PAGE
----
The Dow transports closed 0.48 percent lower after briefly rising more than 1 percent higher to top its 200-day moving average in intraday trade.
European stocks ended off session highs, while the STOXX Europe 600 Bank index outperformed. Fresh reports supported hopes the Italian government will soon form a plan to set up a state-backed fund that will buy bad loans held by the country's banks.
The Shanghai composite jumped more than 1.6 percent amid some encouraging inflation data.
"I just think we jumped out of the gate a little ahead of ourselves with Europe and China this morning," said Peter Coleman, head trader at Convergex.
The Japanese yen reversed in late-morning trade to resume strengthening against the U.S. dollar, last near 107.9 yen.
"The yen is still hanging tough. It's a flight-to-safety currency and perhaps you have a little bit of, the belief system in central banks is breaking down," said John Caruso, senior market strategist at RJO Futures.
Gold futures for June delivery jumped $14.20 to $1,258.00 an ounce in its best day since March 29.
U.S. crude oil futures settled up 64 cents, or 1.61 percent, at $40.36 a barrel, its highest settle since Dec. 3. Earlier, WTI hit its highest in intraday trade since March 23.
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The U.S .dollar index held slightly lower, with the euro above $1.14.
"If we put a low in oil and a top in the dollar in the short-term, that's very constructive for corporate America," said Art Hogan, chief market strategist at Wunderlich Securities.
No major U.S. data is due Monday. Retail sales and inflation data are expected later in the week.
Treasury yields came off highs, with the 2-year yield near 0.70 percent and 10-year yield around 1.72 percent.
There's "not a lot of active catalysts," said Guy LeBas, chief fixed income strategist at Janney Montgomery Scott. He noted inflation data due later in the week will help determine whether the recent rise in inflation reports is the beginning of a new trend.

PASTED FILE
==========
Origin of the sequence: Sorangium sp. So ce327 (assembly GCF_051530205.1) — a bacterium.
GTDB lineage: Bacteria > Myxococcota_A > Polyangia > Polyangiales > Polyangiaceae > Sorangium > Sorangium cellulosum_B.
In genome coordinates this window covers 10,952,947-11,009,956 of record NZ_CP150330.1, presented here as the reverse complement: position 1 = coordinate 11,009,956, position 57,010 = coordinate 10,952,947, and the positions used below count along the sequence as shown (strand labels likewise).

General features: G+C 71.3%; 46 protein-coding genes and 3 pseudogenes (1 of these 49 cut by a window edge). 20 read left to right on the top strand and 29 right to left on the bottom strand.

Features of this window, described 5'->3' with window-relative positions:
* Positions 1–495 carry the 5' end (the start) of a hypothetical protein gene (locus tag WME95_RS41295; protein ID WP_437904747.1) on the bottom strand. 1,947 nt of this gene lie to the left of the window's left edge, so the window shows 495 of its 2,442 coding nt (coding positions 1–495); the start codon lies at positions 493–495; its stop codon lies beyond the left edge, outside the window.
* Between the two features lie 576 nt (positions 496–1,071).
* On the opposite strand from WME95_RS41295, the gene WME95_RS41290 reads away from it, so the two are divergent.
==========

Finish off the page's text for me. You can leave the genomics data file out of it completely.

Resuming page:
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U.S. President Barack Obama is happy with the job done by Federal Reserve Chair Janet Yellen, with whom he is meeting on Monday to discuss regulatory issues and world economy, the White House said in a Reuters report.
"The president has been pleased with the way she has fulfilled what is a critically important job," White House spokesman Josh Earnest said at a news briefing.
Separately, Dallas Fed President Robert Kaplan said he is not willing to back a rate hike now but is "very open-minded" to making such a call ahead of a mid-June policy meeting, Reuters reported.
In prepared remarks for a Monday morning speech, New York Federal Reserve Bank President William Dudley focused on the links between economic and geographic mobility in the United States and did not comment on monetary policy or the economy, Reuters said.
Alcoa is set to unofficially kick off the first-quarter reporting season with its earnings after the close, while major banks such as JPMorgan Chase, Bank of America and Citigroup are all due to post results later in the week.
"I think the focus this week will be on earnings. The challenge will be, can investors stomach current valuations?" said Jack Ablin, chief investment officer at BMO Private Bank.
Aggregate first-quarter S&P 500 earnings are estimated at $26.17, representing a decline of 8.1 percent year-over-year, for the third quarterly decline in a row, according to a Friday note from Lindsey Bell, senior analyst at S&P Global Market Intelligence. "Such a steep decline in growth hasn't been recorded since second-quarter 2009," she said.
U.S. stock index futures held higher ahead of the open, with Dow futures up about 70 points.
"Perhaps investors anticipate this is going to be the worst quarter of the year and maybe brighter skies ahead," Ablin said.